Growing Melons in a Short Season Cool Climate is Perfectly Reasonable
Back in January when my newborn was still completely immobile and required me for everything, I had a brilliant idea. I should grow melons in the Pacific Northwest! I was reading an article about the thousands of dollars, primo perfection melons selling in Japan, slightly dehydrated from constantly breastfeeding, and completely sleep deprived. Naturally, melons came as a brilliant idea. For those of you who don’t know, the Pacific Northwest has a fairly short growing season and incredibly mild climate. What do melons need? Heat. Lots of heat. Yeah, we don’t have that. They also need a long time to get going. Yup, don’t have that either. Doesn’t matter. Mama wanted fresh, locally grown melons.
My initial instinct was to convince my husband we needed to drop a few thousand dollars on a heated greenhouse, but I realized I could just buy the multi-thousand dollar Japanese melons for that price and had to figure out something more cost effective.
Cheaper Alternative to a Greenhouse
Enter the hoop house. Or hot house. Or cold frame. Or miniature greenhouse. I don’t know what it’s called, but I’m going to stick with hoop house. This is a structure made entirely with PVC pipes, and if you’re feeling fancy like I was, rebar you “borrowed” permanently from your father’s shop. The structure is fairly inexpensive to make, running roughly $30 in materials tops for a 12 foot bed if you don’t have any extra supplies running around, and it has increased the soil temperature during 60 degree weather by roughly 15 degrees. This is the difference of being able to plant melons (or tomatoes, peppers, sweet potatos and yams, etc…) in March and worrying about frost to knowing everything will be fine. Half of my plants outside the hoop house died due to unexpected early cold, where as everything inside stayed nice and toasty.
I used 5 ten foot PVC pipes for a 12 x 3.5 foot bed, spacing about 3 feet between each pipe. I also used 10 ft x 100 ft 6 mil plastic sheeting from our local hardware store the first time, but when we ran out of plastic at my mothers we used 12ft x 50 ft 1.5 mil plastic instead since it was 1/5th the cost ($10 as opposed to $60 at the time of writing this). Keeping in mind this plastic will not last forever due to the fact it is going to be exposed to the sun and PVC, the less expensive option isn’t a bad one. You can also use an old garden hose to keep the plastic from touching the PVC if you’d like. Next, you need two spring clamps per PVC pipe.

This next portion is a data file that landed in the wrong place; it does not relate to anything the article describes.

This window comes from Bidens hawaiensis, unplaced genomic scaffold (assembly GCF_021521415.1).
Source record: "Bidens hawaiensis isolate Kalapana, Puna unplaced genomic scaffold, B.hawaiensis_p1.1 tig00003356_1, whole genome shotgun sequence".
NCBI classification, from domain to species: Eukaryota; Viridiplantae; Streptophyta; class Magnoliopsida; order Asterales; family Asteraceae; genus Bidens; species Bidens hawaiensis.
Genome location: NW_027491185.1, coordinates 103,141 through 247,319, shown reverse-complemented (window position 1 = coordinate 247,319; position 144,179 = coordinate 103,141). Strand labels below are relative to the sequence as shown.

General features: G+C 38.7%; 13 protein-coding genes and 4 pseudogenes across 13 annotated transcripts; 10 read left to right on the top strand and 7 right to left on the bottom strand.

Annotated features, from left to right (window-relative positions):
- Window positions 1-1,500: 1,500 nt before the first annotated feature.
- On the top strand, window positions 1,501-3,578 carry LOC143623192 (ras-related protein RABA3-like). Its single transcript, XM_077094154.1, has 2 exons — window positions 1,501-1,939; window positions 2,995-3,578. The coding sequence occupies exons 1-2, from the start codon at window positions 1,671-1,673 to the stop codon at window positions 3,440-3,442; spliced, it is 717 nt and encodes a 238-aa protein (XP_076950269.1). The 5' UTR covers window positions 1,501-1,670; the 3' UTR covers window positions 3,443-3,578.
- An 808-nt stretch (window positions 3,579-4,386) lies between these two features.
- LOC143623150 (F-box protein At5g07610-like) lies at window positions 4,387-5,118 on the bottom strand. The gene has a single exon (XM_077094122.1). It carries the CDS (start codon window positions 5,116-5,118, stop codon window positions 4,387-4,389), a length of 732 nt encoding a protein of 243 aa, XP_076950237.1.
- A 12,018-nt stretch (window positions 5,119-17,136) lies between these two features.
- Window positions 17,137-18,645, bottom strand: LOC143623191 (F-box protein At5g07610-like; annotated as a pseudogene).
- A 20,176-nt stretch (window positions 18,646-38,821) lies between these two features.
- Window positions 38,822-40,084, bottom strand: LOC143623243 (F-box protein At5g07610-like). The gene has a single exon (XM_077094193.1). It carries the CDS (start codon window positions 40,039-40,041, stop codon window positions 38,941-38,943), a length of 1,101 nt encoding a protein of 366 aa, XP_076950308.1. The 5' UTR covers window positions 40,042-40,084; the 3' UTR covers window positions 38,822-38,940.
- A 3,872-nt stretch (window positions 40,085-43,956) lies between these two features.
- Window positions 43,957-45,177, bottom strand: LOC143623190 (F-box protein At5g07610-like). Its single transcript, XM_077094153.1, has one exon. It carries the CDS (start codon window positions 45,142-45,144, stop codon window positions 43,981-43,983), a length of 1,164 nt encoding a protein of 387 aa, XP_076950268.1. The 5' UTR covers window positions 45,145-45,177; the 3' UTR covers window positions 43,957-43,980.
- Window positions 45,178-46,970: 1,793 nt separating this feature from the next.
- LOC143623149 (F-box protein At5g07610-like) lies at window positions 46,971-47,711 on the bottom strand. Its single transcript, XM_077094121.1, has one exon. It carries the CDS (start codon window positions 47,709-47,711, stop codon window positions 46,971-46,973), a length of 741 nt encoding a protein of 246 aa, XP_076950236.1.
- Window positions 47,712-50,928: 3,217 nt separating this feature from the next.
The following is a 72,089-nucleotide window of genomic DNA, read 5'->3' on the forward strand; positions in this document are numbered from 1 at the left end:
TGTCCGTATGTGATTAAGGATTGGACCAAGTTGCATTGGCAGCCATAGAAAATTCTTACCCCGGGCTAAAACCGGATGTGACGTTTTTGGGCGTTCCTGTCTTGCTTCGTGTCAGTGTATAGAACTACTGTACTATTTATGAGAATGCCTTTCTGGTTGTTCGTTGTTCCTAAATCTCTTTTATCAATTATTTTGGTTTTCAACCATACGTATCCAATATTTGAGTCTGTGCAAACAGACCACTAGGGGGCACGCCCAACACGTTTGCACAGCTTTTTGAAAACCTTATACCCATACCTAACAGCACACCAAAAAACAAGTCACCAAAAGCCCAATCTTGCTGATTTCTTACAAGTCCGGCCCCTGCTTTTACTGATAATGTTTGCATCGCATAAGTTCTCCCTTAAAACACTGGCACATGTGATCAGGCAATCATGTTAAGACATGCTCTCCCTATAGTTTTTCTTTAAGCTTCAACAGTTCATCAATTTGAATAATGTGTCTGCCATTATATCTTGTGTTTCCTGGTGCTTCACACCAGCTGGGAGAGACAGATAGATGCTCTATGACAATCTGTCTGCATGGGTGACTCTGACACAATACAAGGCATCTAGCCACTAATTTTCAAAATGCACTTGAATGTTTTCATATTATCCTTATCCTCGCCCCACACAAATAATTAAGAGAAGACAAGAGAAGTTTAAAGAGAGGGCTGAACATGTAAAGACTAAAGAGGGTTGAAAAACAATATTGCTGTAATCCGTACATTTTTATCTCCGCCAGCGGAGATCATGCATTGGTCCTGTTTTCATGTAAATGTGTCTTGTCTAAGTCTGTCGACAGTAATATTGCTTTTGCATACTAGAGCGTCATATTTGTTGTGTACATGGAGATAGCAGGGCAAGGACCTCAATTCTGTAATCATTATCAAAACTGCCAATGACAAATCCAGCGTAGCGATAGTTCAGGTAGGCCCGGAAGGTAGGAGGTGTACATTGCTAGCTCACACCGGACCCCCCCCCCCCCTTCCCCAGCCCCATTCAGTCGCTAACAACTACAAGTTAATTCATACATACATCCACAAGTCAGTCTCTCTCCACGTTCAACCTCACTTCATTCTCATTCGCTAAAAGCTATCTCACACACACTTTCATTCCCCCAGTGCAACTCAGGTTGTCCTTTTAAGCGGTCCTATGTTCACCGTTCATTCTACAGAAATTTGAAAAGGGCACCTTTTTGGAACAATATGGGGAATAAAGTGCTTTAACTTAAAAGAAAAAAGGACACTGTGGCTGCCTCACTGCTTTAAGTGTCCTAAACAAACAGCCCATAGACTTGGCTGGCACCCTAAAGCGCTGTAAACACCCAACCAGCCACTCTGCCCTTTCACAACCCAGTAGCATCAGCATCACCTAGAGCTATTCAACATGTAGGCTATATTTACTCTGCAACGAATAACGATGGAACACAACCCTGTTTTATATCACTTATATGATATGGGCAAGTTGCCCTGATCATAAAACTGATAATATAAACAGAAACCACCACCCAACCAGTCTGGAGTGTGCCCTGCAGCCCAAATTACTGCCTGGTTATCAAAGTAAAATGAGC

Construction is simple. Put a rebar or just the pipe evenly spaced across the bed, carefully bend the pipe over the rebar (thicker pipe will survive the bending more easily – I used 3/4″ pipe, but my mom used 1.5″ pipe and inserted straight into the ground). Pull plastic over the hoop house. Cut to fit. Clamp on using spring clamps. It’s that easy. You have a greenhouse in under 30 minutes, with the only part you need someone to watch the baby for being the hammering in the rebar part.
5 ten foot 3/4″ or larger PVC pipes (1 for every 3 feet + 1 for the end)
12ft x 50 ft 1.5 mil plastic (at least 10 feet long, 12 preferred if you have bunny problems)
1″-2″ clamps , two per PVC pipe (10 total for me – $1 each at the hardware store, or half the cost at the link).